Angew. Chem. Int. Ed. http://dx.doi.org/10.1002/anie.201102813 (2011)
Complex mixtures of different chemical components can, under the correct conditions, undergo a self-sorting process to form a specific set of products — any living organism offers a practical and powerful example of this phenomenon. In synthetic systems, however, the highly evolved biological machinery that often mediates this sorting is typically absent, and so careful design of the components — and the reactions they can undergo — is required. In particular, reversible interactions between the components are critical so that undesired products can be recycled back into an equilibrating mixture.
Now, Karolina Osowska and Ognjen Miljanić from the University of Houston have combined the self-sorting of a dynamic covalent library of imines with the simultaneous act of physically separating the products. In their initial experiment, two aldehydes (1 and 2) were mixed with two amines (A and B) to produce an equilibrating mixture of four different imines. When this mixture was distilled, the most volatile imine 1A — made up of the lowest-molecular-weight aldehyde and amine — was removed from the system. As 1A is depleted, the equilibrium shifts, and 2A and 1B are recycled to form more of 1A. Once 1A has been completely removed from the system, all that remains is 2B and so two different compounds are isolated in high purity from a mixture of four possible products.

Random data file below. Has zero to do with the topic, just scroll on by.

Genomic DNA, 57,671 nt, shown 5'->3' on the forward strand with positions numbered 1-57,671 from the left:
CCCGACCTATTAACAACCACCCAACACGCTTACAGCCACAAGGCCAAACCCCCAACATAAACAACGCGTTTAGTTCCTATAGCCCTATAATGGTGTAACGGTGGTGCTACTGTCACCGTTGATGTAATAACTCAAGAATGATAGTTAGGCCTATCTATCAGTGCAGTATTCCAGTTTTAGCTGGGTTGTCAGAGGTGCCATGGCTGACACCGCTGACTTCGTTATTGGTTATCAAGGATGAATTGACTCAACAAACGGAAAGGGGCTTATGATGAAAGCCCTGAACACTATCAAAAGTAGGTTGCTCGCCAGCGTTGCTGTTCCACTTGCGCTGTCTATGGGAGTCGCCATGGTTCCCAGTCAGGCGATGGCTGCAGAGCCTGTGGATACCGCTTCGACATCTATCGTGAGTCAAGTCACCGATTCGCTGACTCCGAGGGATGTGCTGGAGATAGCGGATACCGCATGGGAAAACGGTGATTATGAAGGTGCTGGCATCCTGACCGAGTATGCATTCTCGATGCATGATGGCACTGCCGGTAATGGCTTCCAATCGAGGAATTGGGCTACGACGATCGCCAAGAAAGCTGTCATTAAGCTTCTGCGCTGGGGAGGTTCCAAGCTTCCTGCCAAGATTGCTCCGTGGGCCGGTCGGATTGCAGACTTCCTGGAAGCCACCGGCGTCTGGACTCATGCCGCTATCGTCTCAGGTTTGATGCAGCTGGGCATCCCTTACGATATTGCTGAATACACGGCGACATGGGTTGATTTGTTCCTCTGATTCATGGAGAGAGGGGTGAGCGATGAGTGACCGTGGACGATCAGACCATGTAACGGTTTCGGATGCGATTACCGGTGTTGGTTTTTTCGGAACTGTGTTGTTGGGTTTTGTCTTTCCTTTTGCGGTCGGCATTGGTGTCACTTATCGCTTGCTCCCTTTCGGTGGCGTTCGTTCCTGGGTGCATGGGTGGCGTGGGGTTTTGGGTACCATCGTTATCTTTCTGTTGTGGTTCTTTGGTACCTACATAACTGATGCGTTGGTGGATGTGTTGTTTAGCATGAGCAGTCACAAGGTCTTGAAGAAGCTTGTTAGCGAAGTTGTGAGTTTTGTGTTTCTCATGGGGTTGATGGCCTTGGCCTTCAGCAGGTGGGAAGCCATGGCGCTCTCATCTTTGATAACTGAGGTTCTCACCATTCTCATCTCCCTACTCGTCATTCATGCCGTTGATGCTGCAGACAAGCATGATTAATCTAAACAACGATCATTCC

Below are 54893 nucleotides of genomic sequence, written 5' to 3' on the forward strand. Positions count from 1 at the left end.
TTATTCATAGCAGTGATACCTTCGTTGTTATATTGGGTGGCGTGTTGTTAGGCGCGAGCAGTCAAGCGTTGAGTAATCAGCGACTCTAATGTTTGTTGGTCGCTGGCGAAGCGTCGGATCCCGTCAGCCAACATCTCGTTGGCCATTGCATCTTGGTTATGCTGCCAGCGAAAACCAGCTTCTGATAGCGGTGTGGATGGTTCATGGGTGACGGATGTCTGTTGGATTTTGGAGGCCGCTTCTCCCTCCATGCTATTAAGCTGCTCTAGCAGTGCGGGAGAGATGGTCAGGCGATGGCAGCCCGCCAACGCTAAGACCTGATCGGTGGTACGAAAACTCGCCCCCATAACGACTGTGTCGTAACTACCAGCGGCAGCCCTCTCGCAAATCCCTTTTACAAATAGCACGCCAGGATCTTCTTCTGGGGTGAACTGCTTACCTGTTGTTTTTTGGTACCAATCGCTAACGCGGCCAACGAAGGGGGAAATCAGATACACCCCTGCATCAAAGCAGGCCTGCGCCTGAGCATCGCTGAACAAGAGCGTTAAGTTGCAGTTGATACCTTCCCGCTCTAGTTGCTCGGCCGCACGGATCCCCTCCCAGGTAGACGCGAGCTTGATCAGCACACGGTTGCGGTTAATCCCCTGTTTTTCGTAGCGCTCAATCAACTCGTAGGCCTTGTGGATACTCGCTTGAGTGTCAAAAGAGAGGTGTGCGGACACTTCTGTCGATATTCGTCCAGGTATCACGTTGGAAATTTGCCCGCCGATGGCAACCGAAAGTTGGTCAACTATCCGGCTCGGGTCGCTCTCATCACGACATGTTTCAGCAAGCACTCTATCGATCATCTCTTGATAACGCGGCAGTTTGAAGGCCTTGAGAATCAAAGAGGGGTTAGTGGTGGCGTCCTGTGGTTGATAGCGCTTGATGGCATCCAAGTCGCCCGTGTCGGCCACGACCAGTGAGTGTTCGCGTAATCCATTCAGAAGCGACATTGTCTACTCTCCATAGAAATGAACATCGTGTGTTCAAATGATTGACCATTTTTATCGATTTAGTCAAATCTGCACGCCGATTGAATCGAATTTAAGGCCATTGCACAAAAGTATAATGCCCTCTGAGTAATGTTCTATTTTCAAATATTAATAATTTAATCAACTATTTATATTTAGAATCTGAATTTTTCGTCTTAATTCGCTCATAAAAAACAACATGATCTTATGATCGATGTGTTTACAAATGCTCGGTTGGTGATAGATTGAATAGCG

The principle is also shown to work on larger libraries — the sequential distillation at increasing temperatures of a mixture comprising five aldehydes and five amines gives just five different imines as the major products from a potential pool of 25 compounds. This strategy could prove useful for other reactions (such as esterification) and may also be relevant for industrial processes.
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Cantrill, S. Simple sorting solution. Nature Chem 3, 655 (2011). https://doi.org/10.1038/nchem.1137